Nov. 8, 2001
Interior Department Snubs Senators, Denies Request to Extend Public Comment Period for Controversial Mojave Water Project
Coalition of Local, State and National Groups Detail Project s Problems
OAKLAND, Calif. Rejecting written requests from U.S. Sens. Barbara Boxer and Dianne Feinstein, federal Department of Interior officials this week denied the public more time to review a massive groundwater mining and storage project planned for California s Mojave Desert. The project, called the Cadiz Water Project, has raised significant opposition from conservation and public interest groups, who say it is environmentally harmful and economically unsound. In particular, the project threatens to deplete the aquifer underlying the Mojave National Preserve and several federal wilderness areas, causing massive dust storms, drying out mountain springs and further imperiling the threatened desert tortoise and other sensitive species.
Feinstein and Boxer, both of California, wrote letters last week to Interior Secretary Gale Norton and Nina Rose Hatfield, acting director of the Bureau of Land Management (BLM). The senators asked Norton and Hatfield to give the public more opportunity to study and comment on what is generally regarded as a precedent-setting project. The requests were rejected in a Nov. 5 letter from Deputy Interior Secretary J. Steven Griles for bureaucratic reasons.
The project would permit Cadiz Inc., an agricultural company that owns property surrounded by the federally protected California Desert Conservation Area, to store “surplus” water from the Colorado River in an underground aquifer. Cadiz would then sell the water along with native groundwater to the Municipal Water District of Southern California (MWD), which serves approximately 17 million people, including the populations of Los Angeles, San Diego and Orange County.
By pumping out up to 20 billion gallons of native groundwater per year, the project could devastate the aquifer, dry out natural springs, create dust bowls and threaten animal populations, including the desert tortoise and bighorn sheep. The project also could be worth between $500 million and $1 billion to Cadiz, which is controlled by Keith Brackpool, a confidant of and leading campaign contributor to California Gov. Gray Davis.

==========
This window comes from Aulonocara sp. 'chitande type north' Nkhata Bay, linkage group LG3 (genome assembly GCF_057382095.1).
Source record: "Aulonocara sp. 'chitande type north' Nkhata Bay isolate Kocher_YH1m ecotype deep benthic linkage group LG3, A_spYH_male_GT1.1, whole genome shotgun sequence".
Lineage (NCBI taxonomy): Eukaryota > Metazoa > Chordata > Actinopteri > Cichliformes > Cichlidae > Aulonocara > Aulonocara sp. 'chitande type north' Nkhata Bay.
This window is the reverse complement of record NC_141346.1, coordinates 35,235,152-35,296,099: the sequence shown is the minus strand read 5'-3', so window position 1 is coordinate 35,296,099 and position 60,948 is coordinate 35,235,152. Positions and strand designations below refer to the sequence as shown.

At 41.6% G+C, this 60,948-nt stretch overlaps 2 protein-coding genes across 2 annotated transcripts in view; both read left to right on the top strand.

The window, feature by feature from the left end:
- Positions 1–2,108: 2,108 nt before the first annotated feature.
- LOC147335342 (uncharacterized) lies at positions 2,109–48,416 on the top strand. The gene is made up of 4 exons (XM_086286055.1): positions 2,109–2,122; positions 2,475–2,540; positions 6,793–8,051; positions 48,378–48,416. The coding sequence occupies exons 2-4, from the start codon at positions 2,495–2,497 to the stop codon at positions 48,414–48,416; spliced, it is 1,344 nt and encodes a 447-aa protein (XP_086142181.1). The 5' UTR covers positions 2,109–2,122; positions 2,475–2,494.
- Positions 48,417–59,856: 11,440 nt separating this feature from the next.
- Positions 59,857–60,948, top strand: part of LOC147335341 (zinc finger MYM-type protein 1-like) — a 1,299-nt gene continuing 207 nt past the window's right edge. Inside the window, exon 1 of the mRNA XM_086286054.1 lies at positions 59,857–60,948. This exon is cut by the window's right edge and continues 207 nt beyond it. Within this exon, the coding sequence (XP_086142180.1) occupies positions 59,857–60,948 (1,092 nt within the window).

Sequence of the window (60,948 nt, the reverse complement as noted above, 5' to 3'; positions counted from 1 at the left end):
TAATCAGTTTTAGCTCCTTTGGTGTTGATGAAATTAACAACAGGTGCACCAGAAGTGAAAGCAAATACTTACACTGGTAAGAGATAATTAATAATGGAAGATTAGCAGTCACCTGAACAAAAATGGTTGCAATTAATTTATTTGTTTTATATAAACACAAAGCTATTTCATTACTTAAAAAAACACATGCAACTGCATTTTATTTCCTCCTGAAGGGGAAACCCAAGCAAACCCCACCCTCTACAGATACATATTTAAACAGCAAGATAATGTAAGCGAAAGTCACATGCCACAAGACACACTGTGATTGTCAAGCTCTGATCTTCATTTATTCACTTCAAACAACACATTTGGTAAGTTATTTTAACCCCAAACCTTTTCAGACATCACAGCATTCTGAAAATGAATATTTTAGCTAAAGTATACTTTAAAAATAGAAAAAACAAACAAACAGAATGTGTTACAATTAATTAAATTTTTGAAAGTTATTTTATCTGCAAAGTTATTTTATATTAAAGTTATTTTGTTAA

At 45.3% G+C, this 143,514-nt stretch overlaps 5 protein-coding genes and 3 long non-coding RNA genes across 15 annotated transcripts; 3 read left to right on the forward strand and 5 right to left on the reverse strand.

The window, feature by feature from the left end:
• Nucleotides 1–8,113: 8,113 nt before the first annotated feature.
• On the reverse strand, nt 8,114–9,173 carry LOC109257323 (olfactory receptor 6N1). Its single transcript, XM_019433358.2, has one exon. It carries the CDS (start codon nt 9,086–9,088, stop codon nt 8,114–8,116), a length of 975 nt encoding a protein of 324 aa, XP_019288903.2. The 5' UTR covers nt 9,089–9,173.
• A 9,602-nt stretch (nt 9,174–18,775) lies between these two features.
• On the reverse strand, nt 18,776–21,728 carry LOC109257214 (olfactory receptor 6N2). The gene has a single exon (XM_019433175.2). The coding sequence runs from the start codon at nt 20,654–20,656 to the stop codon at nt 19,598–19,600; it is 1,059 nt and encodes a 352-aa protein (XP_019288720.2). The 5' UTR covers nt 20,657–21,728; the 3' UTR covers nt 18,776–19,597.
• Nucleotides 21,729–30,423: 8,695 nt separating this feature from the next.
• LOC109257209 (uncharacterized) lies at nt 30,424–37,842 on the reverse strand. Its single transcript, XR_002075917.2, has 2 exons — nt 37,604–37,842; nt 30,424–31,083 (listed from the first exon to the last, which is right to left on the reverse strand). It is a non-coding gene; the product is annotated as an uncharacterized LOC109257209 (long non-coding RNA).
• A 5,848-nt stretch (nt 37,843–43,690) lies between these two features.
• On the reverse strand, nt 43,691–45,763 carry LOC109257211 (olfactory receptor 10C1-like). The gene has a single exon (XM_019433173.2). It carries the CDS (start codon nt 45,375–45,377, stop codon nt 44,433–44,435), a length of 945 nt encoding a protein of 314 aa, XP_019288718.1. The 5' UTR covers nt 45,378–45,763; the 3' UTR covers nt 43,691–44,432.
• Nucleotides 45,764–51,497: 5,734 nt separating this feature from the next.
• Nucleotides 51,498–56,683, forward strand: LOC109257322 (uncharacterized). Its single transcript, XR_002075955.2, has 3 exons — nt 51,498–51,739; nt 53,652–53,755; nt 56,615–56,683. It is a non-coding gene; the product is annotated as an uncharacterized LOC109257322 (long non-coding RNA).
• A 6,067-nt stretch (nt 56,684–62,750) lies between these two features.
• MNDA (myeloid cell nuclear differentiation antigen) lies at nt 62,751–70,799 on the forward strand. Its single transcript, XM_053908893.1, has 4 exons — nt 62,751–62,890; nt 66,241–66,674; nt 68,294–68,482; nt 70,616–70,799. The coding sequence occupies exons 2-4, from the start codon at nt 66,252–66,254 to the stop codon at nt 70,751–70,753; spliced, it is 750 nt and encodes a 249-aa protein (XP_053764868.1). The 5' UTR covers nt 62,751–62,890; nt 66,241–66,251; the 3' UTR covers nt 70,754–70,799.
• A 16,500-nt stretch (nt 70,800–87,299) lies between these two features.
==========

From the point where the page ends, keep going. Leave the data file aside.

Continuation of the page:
In addition to requesting that the comment period be extended, Feinstein posed several questions that haven t been answered by BLM, the federal agency overseeing the project. Her questions dealt with:
- the amount of native groundwater that will be extracted over the project s 50-year span;
- the project s compliance with the National Environmental Protection Act;
- the rate of natural recharge of the groundwater aquifer underlying the project; and
- the reasons BLM officials have not put clear limitations on the amount of water that can be extracted.
“In its rush to approve this misguided project, the BLM is running roughshod over the concerns of California citizens,” said Jane Kelly, director of Public Citizen s California office in Oakland. “When an agency isn t doing its job properly, our elected officials must take action. They have done so in this case, but they are being ignored due to agency hubris.”
Public Citizen and a coalition of national, state and local conservation groups including the Sierra Club, the National Parks Conservation Association and the California League of Conservation Voters, which have been opposing the project for more than a year, filed comments with the BLM this week, criticizing as inadequate the agency s environmental impact study.
“The agencies have again failed to meaningfully address the severe environmental harms this project is likely to cause by draining the aquifer,” said Simeon Herskovits, senior staff attorney for the Western Environmental Law Center, which represents the environmental coalition. “If they dealt forthrightly with the aquifer s low rate of recharge and the high cost and difficulty of ameliorating the likely harms, this project would never be approved. This project will translate into serious persistent environmental problems and huge hidden costs to the public down the road.”
The environmental groups cite BLM s failure to provide a reliable rate at which the aquifer will be recharged. Both the U.S. Geological Survey and the coalition have stated that the actual recharge rate is far lower than the project proponents estimates. Pumping aggressively, as proposed, would lead to overextraction of groundwater and environmental damage that would cost millions of dollars to mitigate. Further, the MWD could wind up paying more than three times what it currently pays for water. If groundwater supplies are lower than expected, the district s $150 million investment in the project could be squandered. Additionally, the Fort Mojave Tribe has raised concerns about the BLM s failure to conduct a thorough ethnographic survey of the area. The tribe contends that the project will damage tribal cultural resources.
“This situation is intolerable,” Kelly said. “The BLM s failure to do its job could cost the ratepayers millions.”
Go to the Western Environmental Law Center Web site.
Read California congressional members’ request for information on the project.
Read the Department of the Interior’s Sept. 28 response to Sen. Feinstein.
Read Sen. Boxer’s letter on the public comment period.
Read Sen. Feinstein’s letter on the public comment period.
Read the Department of Interior’s response.